“I was falling off, and I wasn’t staying over my back leg as much, so I added in a (movement) to my delivery, kind of going over my head like a Curt Schilling type of windup. I’m doing that, so it’s helping me stay more balanced and stay over my back leg longer and rotate my hips better. That was one of the things, and my arm slot dropped a little bit last year, so that was something I worked on when I was doing my throwing program. It’s really gotten better.”
In the offseason, Beede works out at Cressey Performance, a baseball-specific exercise facility in Hudson, Mass., where major leaguers Kevin Youkilis and Tim Collins train. Beede started working out with Eric Cressey three years ago at the suggestion of former big leaguer Rich Gedman, and since then, he has added about 40 pounds to his body and about eight to 10 mph in velocity on his fastball. Fellow top Massachusetts prep pitchers Adam Ravenelle, Devin Perry and Andrew Chin also train with Cressey.
“(Cressey) does a lot of flexibility, shoulder strength and care. He keeps me healthy,” Beede said. “He’s gotten me to this point and I obviously wouldn’t be where I’m out without him.”
Beede’s father, Walter, who was selected by the Cubs in the 13th round in 1981, has also been influential in his development. Walter, a first baseman and catcher, had a one-year stint in the minor leagues before a rotator cuff injury ended his career, but during that season he played on the same team as Brewers scouting director Bruce Seid.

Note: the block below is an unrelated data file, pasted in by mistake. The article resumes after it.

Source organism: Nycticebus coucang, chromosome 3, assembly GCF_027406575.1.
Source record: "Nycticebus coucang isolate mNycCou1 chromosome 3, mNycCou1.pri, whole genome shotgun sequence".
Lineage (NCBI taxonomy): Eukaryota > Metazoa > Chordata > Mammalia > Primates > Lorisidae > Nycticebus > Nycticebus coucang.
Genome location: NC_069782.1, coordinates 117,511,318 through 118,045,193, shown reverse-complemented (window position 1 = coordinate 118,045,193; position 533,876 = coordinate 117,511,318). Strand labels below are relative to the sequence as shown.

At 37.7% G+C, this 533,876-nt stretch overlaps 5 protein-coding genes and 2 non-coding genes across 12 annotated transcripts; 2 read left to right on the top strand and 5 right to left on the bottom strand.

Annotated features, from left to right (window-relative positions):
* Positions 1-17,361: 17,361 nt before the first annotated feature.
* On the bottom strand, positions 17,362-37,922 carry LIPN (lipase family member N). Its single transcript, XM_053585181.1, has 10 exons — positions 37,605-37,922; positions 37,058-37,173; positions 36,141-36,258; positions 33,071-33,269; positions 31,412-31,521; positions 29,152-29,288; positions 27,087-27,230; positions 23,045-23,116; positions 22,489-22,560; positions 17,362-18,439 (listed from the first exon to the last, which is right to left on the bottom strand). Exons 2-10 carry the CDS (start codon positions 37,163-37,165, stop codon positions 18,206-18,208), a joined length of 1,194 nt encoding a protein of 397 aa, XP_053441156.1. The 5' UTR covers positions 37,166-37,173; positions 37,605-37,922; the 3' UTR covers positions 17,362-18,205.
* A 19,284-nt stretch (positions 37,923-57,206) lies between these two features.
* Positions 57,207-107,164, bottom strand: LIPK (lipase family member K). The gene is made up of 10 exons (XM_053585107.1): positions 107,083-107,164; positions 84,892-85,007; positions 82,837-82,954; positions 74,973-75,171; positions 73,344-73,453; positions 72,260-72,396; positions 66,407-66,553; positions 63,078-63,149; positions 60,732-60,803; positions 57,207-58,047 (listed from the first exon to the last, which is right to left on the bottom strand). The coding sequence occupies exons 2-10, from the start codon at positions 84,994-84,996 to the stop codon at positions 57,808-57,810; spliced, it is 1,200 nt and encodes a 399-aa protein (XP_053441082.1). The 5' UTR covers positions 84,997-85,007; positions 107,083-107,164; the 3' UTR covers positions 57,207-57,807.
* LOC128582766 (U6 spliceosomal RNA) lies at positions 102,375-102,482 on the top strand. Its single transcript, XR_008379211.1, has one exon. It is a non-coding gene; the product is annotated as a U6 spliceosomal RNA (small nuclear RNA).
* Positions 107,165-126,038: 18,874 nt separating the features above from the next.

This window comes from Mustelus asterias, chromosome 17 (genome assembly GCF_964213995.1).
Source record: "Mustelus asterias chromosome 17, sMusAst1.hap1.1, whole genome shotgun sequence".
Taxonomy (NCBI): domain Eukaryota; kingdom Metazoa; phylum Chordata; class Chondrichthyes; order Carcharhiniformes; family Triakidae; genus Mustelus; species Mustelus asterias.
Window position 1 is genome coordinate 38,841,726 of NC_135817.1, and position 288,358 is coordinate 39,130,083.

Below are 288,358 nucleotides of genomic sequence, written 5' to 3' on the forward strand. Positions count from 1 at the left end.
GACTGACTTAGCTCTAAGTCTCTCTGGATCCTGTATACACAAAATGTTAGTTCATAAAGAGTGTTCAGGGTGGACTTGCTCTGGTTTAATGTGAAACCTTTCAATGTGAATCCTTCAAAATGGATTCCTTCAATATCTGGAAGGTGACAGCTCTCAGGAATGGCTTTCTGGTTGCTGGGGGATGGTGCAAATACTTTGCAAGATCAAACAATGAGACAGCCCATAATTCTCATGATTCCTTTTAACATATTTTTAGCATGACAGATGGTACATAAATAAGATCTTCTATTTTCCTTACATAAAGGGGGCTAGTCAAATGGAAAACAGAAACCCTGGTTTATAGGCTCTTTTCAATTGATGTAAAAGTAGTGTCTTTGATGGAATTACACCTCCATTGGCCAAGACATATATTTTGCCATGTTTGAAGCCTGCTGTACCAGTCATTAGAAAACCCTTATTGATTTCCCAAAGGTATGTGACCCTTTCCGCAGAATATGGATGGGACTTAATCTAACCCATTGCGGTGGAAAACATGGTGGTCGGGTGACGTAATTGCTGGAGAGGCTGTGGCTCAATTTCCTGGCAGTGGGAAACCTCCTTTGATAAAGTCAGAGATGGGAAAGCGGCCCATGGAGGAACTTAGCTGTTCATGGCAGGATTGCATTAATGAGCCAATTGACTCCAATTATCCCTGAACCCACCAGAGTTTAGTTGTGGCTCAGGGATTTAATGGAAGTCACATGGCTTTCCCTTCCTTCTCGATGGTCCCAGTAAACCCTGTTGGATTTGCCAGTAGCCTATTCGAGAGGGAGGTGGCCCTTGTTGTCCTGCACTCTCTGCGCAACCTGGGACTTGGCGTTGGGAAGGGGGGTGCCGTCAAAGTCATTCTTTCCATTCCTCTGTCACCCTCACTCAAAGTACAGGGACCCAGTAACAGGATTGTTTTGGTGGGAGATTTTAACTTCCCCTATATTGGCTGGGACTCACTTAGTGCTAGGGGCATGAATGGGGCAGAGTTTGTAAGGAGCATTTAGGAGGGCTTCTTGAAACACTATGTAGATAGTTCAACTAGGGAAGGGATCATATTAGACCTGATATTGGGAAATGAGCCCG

“My dad has been everything for me," Beede said. "He’s taught me all the ins and outs of baseball. He’s taught me the simple mechanics when I was younger to how to be poised and composed on the mound. That’s probably the best advice he’s ever given me, two words: poise and composure. That’s something I always wrote under the brim of my hat since I was in little league. It was always a reminder if I ever got hit around a little bit or if I was giving up runs, I would step to the back of the mound and take a deep breath, look at my hat, and get back on the mound. … (My dad) has been with me every step of the way.”
Aside from training with Cressey, Beede has stayed active by playing football. He first picked up the pigskin as a seven-year-old and played every season until his junior year in high school. After spending two years at his local public high school, Auburn High, Beede transferred to Lawrence Academy, one of the top private schools in the state. Beede didn’t play football right away at Lawrence because he didn’t want to fall behind academically, but he took to the gridiron as a senior, playing wide receiver, cornerback and long-snapper.
“It’s tough going all year without having that competitive drive in a sport,” Beede said. “To have that week-to-week basis of going out there and hitting some guys and getting that competitive edge or adrenaline going, is something good to have.”
Even though baseball is his sport of choice, Beede has a running joke with Vanderbilt head coach Tim Corbin that he might try to walk on to the football team as a long-snapper.
Beede said he transferred to Lawrence Academy because its rigorous academic curriculum would help prepare him for college. And he said he chose Vanderbilt because it would help prepare him for life after baseball.